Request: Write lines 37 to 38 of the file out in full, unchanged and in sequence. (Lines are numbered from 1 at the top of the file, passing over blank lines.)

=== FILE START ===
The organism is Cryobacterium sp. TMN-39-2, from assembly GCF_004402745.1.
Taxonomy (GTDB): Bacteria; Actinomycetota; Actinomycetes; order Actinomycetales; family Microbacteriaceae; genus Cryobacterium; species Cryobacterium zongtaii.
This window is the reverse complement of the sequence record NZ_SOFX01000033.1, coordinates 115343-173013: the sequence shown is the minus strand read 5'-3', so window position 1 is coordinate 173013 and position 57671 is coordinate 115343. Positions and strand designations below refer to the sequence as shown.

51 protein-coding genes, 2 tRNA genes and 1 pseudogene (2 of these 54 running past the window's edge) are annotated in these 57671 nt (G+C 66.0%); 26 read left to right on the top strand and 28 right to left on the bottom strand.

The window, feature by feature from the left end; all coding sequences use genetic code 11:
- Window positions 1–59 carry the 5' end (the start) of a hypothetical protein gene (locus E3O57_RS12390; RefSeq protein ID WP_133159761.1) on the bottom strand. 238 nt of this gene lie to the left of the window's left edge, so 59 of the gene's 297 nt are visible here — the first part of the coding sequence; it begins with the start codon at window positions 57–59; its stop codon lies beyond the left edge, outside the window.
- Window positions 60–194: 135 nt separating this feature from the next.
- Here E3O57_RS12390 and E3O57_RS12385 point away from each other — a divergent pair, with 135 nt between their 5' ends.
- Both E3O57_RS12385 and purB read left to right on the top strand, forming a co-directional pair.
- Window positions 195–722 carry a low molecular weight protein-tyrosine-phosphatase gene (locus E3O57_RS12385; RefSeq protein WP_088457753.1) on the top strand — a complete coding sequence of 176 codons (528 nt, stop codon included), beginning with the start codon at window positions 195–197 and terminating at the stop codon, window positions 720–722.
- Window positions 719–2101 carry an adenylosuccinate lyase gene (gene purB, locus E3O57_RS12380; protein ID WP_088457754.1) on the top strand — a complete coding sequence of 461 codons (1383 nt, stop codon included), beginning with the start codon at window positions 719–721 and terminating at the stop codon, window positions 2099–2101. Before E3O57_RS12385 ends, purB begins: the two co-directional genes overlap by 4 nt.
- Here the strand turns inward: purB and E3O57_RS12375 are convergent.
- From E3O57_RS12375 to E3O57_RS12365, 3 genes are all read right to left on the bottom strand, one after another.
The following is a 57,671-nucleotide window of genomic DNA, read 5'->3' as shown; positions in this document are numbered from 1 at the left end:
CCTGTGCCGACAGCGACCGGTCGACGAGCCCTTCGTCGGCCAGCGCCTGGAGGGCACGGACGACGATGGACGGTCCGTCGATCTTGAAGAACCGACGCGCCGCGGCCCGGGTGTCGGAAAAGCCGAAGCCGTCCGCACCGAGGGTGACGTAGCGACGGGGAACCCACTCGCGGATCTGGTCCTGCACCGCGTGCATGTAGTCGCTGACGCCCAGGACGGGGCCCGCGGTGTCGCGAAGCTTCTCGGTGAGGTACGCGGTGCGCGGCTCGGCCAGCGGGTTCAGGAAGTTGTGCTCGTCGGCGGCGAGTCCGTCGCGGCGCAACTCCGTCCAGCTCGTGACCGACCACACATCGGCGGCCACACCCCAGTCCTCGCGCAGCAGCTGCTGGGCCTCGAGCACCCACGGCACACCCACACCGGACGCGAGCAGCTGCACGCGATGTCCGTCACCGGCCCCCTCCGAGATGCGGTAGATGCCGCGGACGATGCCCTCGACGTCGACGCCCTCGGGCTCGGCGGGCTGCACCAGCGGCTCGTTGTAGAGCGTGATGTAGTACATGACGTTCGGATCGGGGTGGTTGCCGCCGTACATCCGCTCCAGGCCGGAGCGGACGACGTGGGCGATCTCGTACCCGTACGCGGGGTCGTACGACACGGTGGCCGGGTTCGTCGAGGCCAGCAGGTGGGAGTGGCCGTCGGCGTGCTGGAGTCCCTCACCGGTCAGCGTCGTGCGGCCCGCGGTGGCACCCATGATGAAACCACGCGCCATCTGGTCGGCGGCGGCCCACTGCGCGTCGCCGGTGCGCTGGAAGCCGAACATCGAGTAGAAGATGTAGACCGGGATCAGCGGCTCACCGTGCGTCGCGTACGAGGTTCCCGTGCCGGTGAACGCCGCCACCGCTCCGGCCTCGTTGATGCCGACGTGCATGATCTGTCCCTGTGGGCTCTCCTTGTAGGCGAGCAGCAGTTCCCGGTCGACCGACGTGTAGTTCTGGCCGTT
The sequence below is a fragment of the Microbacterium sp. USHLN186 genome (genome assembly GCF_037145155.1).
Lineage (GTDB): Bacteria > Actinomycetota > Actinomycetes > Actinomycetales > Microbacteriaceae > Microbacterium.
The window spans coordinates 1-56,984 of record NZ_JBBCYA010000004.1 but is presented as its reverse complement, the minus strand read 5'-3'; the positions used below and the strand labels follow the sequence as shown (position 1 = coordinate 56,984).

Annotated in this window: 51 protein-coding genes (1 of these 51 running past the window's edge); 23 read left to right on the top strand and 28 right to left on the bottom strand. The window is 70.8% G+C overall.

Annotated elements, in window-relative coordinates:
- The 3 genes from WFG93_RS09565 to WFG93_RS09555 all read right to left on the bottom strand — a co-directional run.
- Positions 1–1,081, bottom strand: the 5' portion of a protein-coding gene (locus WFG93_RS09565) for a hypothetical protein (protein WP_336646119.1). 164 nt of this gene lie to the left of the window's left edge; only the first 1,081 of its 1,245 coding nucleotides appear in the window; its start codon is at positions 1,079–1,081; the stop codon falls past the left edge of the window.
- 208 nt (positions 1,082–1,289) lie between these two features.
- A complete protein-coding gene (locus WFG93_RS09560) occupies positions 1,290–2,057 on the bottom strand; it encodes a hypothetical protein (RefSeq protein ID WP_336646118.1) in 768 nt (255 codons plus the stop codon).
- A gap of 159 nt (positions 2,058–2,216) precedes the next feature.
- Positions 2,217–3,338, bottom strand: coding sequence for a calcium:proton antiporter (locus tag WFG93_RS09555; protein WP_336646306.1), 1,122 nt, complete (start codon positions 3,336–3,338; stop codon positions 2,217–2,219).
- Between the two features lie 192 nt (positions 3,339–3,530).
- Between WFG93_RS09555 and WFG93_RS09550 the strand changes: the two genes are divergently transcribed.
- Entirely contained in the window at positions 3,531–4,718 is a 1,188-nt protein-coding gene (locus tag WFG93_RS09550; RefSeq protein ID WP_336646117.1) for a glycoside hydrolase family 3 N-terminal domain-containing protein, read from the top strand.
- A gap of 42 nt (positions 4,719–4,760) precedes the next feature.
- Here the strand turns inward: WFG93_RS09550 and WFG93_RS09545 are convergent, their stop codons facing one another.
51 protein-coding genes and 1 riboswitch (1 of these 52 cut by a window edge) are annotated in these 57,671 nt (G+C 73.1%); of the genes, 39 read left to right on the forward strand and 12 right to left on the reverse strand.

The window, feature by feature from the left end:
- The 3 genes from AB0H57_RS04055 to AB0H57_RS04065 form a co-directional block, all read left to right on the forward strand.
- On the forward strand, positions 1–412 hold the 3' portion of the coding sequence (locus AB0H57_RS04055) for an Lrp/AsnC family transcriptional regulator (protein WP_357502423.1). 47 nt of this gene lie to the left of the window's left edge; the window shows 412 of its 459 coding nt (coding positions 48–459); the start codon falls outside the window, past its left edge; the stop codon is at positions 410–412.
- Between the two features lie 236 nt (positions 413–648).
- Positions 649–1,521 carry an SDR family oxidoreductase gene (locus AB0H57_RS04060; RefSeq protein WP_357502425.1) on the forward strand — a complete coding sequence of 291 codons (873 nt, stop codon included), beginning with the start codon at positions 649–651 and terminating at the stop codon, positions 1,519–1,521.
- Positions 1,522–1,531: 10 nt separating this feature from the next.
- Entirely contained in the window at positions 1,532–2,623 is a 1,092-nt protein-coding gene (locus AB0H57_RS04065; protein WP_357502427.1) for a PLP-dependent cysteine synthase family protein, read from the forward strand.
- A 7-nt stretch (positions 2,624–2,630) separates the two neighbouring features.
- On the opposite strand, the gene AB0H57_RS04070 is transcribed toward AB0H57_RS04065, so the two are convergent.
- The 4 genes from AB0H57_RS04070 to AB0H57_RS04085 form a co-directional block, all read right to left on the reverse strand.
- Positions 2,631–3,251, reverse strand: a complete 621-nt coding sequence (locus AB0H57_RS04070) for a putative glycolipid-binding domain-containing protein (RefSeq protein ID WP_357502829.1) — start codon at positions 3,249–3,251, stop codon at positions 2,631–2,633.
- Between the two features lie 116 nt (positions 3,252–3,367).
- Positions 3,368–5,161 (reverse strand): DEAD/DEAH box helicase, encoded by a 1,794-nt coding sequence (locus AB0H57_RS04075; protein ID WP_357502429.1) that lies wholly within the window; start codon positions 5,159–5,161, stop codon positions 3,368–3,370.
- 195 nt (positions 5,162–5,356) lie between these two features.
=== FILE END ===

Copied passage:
- Positions 649–1,521 carry an SDR family oxidoreductase gene (locus AB0H57_RS04060; RefSeq protein WP_357502425.1) on the forward strand — a complete coding sequence of 291 codons (873 nt, stop codon included), beginning with the start codon at positions 649–651 and terminating at the stop codon, positions 1,519–1,521.
- Positions 1,522–1,531: 10 nt separating this feature from the next.